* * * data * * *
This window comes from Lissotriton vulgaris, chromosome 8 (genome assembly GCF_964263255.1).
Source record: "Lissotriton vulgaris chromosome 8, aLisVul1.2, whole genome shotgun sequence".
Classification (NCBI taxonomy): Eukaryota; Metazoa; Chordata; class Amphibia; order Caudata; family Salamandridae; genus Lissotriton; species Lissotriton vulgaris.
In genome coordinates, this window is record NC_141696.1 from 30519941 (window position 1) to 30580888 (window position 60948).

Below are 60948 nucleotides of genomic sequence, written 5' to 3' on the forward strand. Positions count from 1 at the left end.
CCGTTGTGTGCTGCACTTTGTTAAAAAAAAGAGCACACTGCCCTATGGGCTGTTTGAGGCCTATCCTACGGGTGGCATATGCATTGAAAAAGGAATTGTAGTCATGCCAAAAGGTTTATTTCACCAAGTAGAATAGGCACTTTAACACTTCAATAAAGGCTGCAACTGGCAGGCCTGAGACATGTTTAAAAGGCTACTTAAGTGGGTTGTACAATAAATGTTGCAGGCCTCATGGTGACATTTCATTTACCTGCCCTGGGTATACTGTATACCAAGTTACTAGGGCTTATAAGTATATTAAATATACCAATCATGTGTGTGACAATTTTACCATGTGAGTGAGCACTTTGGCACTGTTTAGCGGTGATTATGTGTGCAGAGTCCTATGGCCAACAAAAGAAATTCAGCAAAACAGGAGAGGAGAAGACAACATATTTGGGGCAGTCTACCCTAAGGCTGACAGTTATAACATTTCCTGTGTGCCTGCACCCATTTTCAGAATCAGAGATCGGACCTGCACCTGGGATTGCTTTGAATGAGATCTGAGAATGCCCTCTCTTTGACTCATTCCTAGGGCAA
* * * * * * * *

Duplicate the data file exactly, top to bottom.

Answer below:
This window comes from Lissotriton vulgaris, chromosome 8 (genome assembly GCF_964263255.1).
Source record: "Lissotriton vulgaris chromosome 8, aLisVul1.2, whole genome shotgun sequence".
Classification (NCBI taxonomy): Eukaryota; Metazoa; Chordata; class Amphibia; order Caudata; family Salamandridae; genus Lissotriton; species Lissotriton vulgaris.
In genome coordinates, this window is record NC_141696.1 from 30519941 (window position 1) to 30580888 (window position 60948).

Below are 60948 nucleotides of genomic sequence, written 5' to 3' on the forward strand. Positions count from 1 at the left end.
CCGTTGTGTGCTGCACTTTGTTAAAAAAAAGAGCACACTGCCCTATGGGCTGTTTGAGGCCTATCCTACGGGTGGCATATGCATTGAAAAAGGAATTGTAGTCATGCCAAAAGGTTTATTTCACCAAGTAGAATAGGCACTTTAACACTTCAATAAAGGCTGCAACTGGCAGGCCTGAGACATGTTTAAAAGGCTACTTAAGTGGGTTGTACAATAAATGTTGCAGGCCTCATGGTGACATTTCATTTACCTGCCCTGGGTATACTGTATACCAAGTTACTAGGGCTTATAAGTATATTAAATATACCAATCATGTGTGTGACAATTTTACCATGTGAGTGAGCACTTTGGCACTGTTTAGCGGTGATTATGTGTGCAGAGTCCTATGGCCAACAAAAGAAATTCAGCAAAACAGGAGAGGAGAAGACAACATATTTGGGGCAGTCTACCCTAAGGCTGACAGTTATAACATTTCCTGTGTGCCTGCACCCATTTTCAGAATCAGAGATCGGACCTGCACCTGGGATTGCTTTGAATGAGATCTGAGAATGCCCTCTCTTTGACTCATTCCTAGGGCAA